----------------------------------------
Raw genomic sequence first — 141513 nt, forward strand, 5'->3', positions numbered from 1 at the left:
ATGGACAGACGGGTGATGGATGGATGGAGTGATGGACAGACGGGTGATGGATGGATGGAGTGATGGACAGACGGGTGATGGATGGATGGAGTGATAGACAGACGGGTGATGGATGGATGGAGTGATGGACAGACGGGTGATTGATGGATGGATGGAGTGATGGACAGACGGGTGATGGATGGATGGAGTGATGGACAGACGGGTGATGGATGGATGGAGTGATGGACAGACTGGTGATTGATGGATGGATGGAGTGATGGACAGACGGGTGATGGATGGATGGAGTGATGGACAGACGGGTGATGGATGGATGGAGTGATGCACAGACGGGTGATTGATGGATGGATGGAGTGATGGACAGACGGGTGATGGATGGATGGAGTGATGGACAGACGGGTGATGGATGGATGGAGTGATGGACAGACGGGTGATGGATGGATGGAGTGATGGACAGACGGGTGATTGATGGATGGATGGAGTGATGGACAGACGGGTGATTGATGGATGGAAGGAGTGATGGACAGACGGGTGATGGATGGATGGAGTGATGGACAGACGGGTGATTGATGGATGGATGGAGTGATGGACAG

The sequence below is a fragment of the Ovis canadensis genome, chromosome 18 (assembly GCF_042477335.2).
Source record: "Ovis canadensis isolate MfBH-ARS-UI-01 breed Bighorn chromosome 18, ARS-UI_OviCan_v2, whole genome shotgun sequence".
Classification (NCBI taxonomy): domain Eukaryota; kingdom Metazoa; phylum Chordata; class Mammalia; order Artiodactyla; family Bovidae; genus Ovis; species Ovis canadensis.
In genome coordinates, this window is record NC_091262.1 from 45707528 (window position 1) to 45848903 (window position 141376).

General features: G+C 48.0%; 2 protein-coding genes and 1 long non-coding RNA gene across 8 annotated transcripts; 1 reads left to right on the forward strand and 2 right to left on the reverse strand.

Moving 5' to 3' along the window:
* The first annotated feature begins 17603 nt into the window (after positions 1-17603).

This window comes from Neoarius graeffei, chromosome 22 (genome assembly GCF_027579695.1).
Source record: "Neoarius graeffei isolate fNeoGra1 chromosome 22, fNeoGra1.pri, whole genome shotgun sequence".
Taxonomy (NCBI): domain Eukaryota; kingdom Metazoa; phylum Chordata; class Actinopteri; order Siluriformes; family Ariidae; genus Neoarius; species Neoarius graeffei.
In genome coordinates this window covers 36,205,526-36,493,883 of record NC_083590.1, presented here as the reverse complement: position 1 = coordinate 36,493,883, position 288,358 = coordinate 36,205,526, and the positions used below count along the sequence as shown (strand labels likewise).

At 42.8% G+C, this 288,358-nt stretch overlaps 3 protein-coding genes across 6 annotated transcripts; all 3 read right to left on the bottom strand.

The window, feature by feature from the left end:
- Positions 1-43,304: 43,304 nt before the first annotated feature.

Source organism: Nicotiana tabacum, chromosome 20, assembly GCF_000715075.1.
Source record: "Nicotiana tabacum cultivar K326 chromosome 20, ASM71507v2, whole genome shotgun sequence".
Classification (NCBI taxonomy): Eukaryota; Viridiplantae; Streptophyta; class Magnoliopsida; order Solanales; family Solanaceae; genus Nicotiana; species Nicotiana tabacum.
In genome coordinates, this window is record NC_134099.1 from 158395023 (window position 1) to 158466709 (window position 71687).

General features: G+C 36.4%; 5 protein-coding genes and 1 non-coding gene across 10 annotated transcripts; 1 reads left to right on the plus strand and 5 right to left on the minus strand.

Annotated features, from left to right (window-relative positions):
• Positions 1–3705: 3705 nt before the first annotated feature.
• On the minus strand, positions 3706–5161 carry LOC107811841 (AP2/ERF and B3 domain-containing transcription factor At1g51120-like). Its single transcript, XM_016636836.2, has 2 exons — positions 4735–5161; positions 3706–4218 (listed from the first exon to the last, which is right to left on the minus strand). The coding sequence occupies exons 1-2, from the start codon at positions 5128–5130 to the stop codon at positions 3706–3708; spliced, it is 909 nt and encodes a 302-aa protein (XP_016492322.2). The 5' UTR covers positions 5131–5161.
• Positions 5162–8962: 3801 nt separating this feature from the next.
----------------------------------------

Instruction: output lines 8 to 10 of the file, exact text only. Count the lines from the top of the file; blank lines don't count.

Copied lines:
Moving 5' to 3' along the window:
* The first annotated feature begins 17603 nt into the window (after positions 1-17603).

This window comes from Neoarius graeffei, chromosome 22 (genome assembly GCF_027579695.1).